Drawboring increases the strength of a regular mortise-and-tenon joint by driving a wood pin through a hole in the mortised piece and through a slightly offset hole in the tenon, above. This draws the shoulder of the tenon tight against the face of the mortise. The pin provides additional mechanical strength that keeps the joint tight, even when your joinery isn't a perfect friction fit. Assembly of the joint doesn't require clamps, which makes drawboring particularly attractive when dealing with large assemblies or oddly shaped pieces.
You'll often find drawbore joints in large, timber-style-framed workbenches, and furniture assemblies that experience a lot of racking, such as the rails and feet of a trestle table (photo, above.) or the crest rail of a rocking chair. When finished, the driven pin reveals the beauty of contrasting wood grain that accentuates the forethought taken by the craftsperson to ensure a lifetime of use. Creating this joint requires just a few simple steps, as I'll show.
The hole story
Form your mortises and tenons however you prefer: on the tablesaw, drill press, router table, or by hand. Once you have a fitted joint (remember, it doesn't need to be a perfect friction fit), bore a hole centered on the depth of the mortise. (I drilled a 3⁄8" hole.) You can place the hole closer to the workpiece edge, if you like, as long as you allow sufficient material between the edge and the hole to prevent blow-out while driving the pin. There's no need to drill all the way through the bottom mortise wall (drawing, above), but you can if you want the pin visible on both faces. For a beefy assembly, such as the one shown, I typically drill just deep enough to bury the end of the pin in the far side of the mortise.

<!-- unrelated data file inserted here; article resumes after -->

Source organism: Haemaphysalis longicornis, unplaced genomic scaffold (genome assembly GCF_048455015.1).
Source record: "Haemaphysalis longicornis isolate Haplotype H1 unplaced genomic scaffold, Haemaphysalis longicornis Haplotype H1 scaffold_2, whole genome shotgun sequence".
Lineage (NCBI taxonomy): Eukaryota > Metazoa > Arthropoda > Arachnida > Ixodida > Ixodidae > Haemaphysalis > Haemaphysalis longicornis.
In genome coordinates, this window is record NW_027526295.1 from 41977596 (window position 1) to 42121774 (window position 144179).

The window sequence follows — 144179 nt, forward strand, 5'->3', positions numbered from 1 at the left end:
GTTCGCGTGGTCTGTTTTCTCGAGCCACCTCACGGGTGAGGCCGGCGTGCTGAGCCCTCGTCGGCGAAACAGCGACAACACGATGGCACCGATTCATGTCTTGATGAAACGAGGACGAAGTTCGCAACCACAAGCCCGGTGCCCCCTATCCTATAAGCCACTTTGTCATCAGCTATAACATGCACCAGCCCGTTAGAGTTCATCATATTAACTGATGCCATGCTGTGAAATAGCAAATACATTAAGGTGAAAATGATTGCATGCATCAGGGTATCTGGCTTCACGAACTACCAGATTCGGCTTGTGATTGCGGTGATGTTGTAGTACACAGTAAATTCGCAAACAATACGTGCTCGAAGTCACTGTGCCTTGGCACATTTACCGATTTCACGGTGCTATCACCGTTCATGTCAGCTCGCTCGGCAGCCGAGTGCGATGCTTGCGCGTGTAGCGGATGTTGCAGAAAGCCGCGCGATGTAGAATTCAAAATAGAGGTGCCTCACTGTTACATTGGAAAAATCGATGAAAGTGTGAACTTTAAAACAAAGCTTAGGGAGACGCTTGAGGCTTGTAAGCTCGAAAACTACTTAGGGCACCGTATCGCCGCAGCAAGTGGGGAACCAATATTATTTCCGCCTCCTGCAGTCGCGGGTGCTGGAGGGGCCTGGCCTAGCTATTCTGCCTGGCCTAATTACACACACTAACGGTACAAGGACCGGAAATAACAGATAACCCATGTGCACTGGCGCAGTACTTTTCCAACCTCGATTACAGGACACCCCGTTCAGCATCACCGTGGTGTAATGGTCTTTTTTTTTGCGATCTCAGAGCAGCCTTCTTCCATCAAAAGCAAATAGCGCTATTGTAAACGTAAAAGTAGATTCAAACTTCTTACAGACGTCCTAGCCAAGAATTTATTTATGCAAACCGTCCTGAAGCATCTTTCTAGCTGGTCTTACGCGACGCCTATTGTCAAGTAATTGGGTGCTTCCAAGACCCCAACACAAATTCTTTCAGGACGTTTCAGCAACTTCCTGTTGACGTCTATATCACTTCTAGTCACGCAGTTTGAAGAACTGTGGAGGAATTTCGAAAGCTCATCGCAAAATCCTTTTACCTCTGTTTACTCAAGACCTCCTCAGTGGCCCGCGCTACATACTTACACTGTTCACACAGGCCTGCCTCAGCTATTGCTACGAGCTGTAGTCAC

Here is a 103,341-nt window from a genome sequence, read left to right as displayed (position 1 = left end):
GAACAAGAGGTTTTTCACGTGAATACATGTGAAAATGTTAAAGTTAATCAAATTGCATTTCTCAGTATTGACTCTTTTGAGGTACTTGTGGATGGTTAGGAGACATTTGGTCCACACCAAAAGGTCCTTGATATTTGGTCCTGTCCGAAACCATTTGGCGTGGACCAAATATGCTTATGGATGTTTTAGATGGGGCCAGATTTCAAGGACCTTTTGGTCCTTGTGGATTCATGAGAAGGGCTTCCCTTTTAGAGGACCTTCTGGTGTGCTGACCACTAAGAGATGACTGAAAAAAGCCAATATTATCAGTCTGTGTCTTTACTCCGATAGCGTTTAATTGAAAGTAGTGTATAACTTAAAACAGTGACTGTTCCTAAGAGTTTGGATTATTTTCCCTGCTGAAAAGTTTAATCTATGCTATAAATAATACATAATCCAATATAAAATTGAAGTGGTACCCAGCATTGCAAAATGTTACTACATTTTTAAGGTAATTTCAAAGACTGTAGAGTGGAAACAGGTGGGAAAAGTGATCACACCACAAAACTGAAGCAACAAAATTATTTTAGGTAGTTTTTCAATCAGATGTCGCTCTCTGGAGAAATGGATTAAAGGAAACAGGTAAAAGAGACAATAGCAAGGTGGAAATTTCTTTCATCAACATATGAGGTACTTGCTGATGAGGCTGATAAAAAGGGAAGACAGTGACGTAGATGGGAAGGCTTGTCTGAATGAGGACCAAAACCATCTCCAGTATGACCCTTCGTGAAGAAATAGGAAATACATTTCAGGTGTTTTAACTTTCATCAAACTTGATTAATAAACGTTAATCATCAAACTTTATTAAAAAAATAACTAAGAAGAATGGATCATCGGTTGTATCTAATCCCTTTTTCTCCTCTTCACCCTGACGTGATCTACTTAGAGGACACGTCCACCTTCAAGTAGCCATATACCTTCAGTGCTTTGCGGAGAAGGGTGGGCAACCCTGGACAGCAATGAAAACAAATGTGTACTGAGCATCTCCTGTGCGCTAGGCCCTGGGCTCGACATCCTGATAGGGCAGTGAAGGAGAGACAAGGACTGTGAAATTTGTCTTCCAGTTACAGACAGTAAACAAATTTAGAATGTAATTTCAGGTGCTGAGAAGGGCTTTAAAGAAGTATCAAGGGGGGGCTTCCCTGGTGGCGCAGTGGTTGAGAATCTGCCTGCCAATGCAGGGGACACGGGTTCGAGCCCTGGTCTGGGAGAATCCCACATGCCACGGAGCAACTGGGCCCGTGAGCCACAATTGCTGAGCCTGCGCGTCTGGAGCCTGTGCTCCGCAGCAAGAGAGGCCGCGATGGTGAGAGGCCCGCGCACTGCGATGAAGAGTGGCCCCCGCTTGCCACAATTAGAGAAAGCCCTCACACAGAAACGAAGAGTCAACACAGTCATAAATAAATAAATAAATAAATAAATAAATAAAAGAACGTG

Next, dry-fit the joint to locate the offset hole in the tenon, using a centerpunch (or a brad-point drill bit) 1⁄16" smaller than the hole in the mortise (photo, above.). Disassemble the joint and drill on the mark a hole the same diameter as the one in the mortise. Use a backer piece to prevent blow-out as the drill bit exits the tenon. With the joint dry-fit, you can see the offset holes (photo, below.)
Let's put a pin in this
The pins used to drawbore a joint must be flexible, but strong. This requires a straight-grained and stable hardwood—something difficult to find in purchased dowels. Instead, I make my own using scrap stock and a dowel former, a tool with an internal blade that shears the riven wood as you pound it through.
Start by riving a straight-grained white-oak blank about twice as long as the needed pin, shearing off a piece just larger than the desired diameter (3⁄8") (photo, above.)
Then, roughly round and taper the blank (photo, above.) Place the dowel former over a doghole in your bench, then drive the blank through (photo, below.)
To assemble the joint, I spread glue within the mortise and on the tenon, squeeze a bead of glue into the drawbore hole, and lightly coat the pin before driving it in. As you drive the pin through, you'll see the tenon being drawn tightly to the mouth of the mortise (photo, above.) Trim the excess (photo, below), sand the surfaces smooth, and you'll have a mechanically reinforced joint, beautifully accentuated with a contrasting wood.
Source: Veritas dowel former no. 05J6320, Lee Valley, 800-871-8158, leevalley.com.